I have been sorting through an enormous amount of possessions that had been stored in green bins. (I have an assortment of “bin” jokes: 1-If you have been to storage and carried back a carload of bins, you have “bin there and done that.”; 2-If you are carrying a bin full of heavy stuff, you are “Bin Laden.”; to name a just a few.

When I stop thinking about the overwhelming task of sorting 5 storage spaces full of STUFF, it has had it’s fun moments. I have managed to give just about every one of my neighbors something that they could use, almost exactly when they needed it. (In fact, I have used one set of wine glasses at my neighbor Jan’s more than I used it when I owned it!)

My greatest joy has been teaching basic computer skills for Mitchell Community College at the Skills Center in Statesville, NC. I teach two nights a week and I supervise/assist people at the public internet access period two nights a week. Teaching in the evenings is not something I would have considered while Bill was alive—we enjoyed each other’s company and spent most of our time together, both at work and at home.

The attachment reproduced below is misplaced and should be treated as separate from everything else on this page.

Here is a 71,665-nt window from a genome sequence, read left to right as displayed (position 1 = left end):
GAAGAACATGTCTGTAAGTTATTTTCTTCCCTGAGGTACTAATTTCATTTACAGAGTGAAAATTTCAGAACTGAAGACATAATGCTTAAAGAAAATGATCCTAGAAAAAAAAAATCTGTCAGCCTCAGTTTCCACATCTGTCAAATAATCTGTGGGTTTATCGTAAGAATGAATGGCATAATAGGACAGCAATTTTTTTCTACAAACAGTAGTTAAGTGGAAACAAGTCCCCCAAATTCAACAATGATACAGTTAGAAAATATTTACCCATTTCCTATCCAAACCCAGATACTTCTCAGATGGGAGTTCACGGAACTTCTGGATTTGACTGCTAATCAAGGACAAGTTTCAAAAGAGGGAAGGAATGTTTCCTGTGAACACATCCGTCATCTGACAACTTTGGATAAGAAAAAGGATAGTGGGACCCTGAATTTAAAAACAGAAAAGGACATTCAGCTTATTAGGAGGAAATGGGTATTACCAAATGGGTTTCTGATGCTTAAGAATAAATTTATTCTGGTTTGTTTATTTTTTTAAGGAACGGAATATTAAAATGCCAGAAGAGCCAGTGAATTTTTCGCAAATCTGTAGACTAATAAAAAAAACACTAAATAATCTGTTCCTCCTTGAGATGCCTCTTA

Last night my fifth ten-week session graduated. (I’ve been teaching for one year.)

We have helped each other in our struggles. On the first day, most of my students had not ever used a computer. Twelve out of fifteen registered students graduated. (Nine of them had perfect attendance.) All of them learned how to type and doubled or tripled their typing speed.

We have cheered each other on, in our searches for work. They have been amazed at the number of part-time jobs I have put together to earn my living and the concept of being self-employed. Thankfully, my smaller jobs seem to be leading to the possibility of more hours.